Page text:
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JURI Committee moves Corporate Sustainability Due Diligence Directive in the right direction

9 mai 2023

JURI Committee moves Corporate Sustainability Due Diligence Directive in the right direction

On 25 April 2023 the Committee on Legal Affairs (JURI) of the European Parliament voted to adopt its amendments to the European Commission’s proposal for a Corporate Sustainability Due Diligence Directive, which aims to establish a corporate due diligence duty, introduce directors’ duties and make businesses accountable for their impacts on human rights and the environment. The JURI Committee’s report strengthens the Commission’s December 2022 proposal on several fronts.

NGOs around the world had highlighted the need to strengthen the protection of the rights of Indigenous Peoples, local communities and smallholders in the Commission’s draft text.

The approved JURI Committee report integrates – partially – the plea of NGOs and civil society organisations (from within and outside the EU) to step up the protection of these vulnerable groups, who depend on forests for their livelihoods.

The JURI Committee’s report is a step in the right direction. It would require companies to assess the potential or actual adverse impacts that their operations may have on human rights and the environment; the report includes the more desirable ‘living income’, in addition to living wage, as a human right to be respected.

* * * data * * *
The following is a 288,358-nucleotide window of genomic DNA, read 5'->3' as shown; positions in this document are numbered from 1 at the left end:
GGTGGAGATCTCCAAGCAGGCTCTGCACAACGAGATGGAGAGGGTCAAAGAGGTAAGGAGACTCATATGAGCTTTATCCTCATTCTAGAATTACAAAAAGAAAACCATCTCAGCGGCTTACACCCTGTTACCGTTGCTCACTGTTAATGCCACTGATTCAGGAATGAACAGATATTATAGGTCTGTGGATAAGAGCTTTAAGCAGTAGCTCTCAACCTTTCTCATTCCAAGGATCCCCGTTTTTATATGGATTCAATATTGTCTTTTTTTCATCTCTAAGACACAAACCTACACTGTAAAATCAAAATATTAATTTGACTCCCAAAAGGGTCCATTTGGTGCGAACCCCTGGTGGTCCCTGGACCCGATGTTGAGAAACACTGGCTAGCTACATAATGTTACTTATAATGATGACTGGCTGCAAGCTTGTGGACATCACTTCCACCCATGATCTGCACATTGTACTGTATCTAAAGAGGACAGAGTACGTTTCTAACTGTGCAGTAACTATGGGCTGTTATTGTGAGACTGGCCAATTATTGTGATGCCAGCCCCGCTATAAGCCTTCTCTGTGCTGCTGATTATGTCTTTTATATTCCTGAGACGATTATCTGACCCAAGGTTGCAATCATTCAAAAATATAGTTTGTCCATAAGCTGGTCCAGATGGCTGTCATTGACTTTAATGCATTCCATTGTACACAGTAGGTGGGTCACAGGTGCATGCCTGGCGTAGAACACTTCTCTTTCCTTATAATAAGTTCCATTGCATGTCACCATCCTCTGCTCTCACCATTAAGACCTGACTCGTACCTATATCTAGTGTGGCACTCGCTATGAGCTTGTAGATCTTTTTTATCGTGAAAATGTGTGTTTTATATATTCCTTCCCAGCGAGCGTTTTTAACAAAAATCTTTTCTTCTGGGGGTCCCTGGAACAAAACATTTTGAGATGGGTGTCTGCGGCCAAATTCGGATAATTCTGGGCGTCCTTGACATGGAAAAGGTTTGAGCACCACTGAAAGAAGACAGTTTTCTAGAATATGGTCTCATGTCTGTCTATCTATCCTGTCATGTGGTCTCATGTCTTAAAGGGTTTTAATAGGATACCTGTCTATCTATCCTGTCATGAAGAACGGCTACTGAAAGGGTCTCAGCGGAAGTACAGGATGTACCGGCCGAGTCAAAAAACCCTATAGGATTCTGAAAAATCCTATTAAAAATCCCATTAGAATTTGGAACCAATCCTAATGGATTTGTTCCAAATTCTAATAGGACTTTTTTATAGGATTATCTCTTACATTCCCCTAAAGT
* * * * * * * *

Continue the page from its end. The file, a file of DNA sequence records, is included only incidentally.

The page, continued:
Moreover, the JURI Committee’s report (Annex 19.a) proposes to substantially improve the coverage of the internationally recognised rights of Indigenous Peoples, including the right to self-determination and free, prior and informed consent (FPIC). Provisions on meaningful stakeholders’ engagement were also significantly strengthened, and now go beyond mere consultation.

Unfortunately, the request for explicit protection of local communities – who differ legally from Indigenous Peoples – and particularly for the protection of local communities’ land rights, was not taken into account. Weak obligations for the financial sector are also a disappointment.

It is hoped that the JURI Committee report will survive the plenary vote of the European Parliament on 1 June without being watered down; this would give the European Parliament a strong mandate to keep ambitions strong in the upcoming trilogue negotiations.

 

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Catégorie: Forest Watch

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